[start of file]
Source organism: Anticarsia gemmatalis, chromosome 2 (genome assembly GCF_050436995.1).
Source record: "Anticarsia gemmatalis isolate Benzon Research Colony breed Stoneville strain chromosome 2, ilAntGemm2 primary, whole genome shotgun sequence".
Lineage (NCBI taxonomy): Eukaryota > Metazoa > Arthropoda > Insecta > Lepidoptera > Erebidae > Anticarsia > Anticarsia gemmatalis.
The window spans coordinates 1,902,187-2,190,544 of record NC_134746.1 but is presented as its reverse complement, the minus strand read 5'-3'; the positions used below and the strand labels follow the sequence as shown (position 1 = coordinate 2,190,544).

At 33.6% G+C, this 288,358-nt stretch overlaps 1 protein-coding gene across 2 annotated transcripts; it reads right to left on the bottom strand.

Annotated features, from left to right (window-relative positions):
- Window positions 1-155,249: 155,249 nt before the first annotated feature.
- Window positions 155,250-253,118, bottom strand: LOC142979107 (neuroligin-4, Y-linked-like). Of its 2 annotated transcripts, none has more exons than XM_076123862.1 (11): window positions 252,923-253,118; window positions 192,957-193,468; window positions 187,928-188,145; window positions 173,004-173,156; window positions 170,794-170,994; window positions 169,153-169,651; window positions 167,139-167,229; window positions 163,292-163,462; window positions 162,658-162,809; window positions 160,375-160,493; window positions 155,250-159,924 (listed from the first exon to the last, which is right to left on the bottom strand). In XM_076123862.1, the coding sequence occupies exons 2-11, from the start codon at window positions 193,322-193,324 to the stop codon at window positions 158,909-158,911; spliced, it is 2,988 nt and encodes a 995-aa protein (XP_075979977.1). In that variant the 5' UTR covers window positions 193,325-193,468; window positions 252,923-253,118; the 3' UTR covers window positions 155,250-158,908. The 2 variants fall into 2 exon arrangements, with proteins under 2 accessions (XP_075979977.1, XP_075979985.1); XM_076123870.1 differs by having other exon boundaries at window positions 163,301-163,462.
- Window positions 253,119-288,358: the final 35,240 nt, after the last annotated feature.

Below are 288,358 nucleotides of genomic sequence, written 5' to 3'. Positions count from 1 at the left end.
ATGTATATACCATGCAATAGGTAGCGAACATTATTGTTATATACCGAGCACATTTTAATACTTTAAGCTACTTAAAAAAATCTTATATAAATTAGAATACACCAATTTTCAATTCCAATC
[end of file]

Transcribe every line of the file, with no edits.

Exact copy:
Source organism: Anticarsia gemmatalis, chromosome 2 (genome assembly GCF_050436995.1).
Source record: "Anticarsia gemmatalis isolate Benzon Research Colony breed Stoneville strain chromosome 2, ilAntGemm2 primary, whole genome shotgun sequence".
Lineage (NCBI taxonomy): Eukaryota > Metazoa > Arthropoda > Insecta > Lepidoptera > Erebidae > Anticarsia > Anticarsia gemmatalis.
The window spans coordinates 1,902,187-2,190,544 of record NC_134746.1 but is presented as its reverse complement, the minus strand read 5'-3'; the positions used below and the strand labels follow the sequence as shown (position 1 = coordinate 2,190,544).

At 33.6% G+C, this 288,358-nt stretch overlaps 1 protein-coding gene across 2 annotated transcripts; it reads right to left on the bottom strand.

Annotated features, from left to right (window-relative positions):
- Window positions 1-155,249: 155,249 nt before the first annotated feature.
- Window positions 155,250-253,118, bottom strand: LOC142979107 (neuroligin-4, Y-linked-like). Of its 2 annotated transcripts, none has more exons than XM_076123862.1 (11): window positions 252,923-253,118; window positions 192,957-193,468; window positions 187,928-188,145; window positions 173,004-173,156; window positions 170,794-170,994; window positions 169,153-169,651; window positions 167,139-167,229; window positions 163,292-163,462; window positions 162,658-162,809; window positions 160,375-160,493; window positions 155,250-159,924 (listed from the first exon to the last, which is right to left on the bottom strand). In XM_076123862.1, the coding sequence occupies exons 2-11, from the start codon at window positions 193,322-193,324 to the stop codon at window positions 158,909-158,911; spliced, it is 2,988 nt and encodes a 995-aa protein (XP_075979977.1). In that variant the 5' UTR covers window positions 193,325-193,468; window positions 252,923-253,118; the 3' UTR covers window positions 155,250-158,908. The 2 variants fall into 2 exon arrangements, with proteins under 2 accessions (XP_075979977.1, XP_075979985.1); XM_076123870.1 differs by having other exon boundaries at window positions 163,301-163,462.
- Window positions 253,119-288,358: the final 35,240 nt, after the last annotated feature.

Below are 288,358 nucleotides of genomic sequence, written 5' to 3'. Positions count from 1 at the left end.
ATGTATATACCATGCAATAGGTAGCGAACATTATTGTTATATACCGAGCACATTTTAATACTTTAAGCTACTTAAAAAAATCTTATATAAATTAGAATACACCAATTTTCAATTCCAATC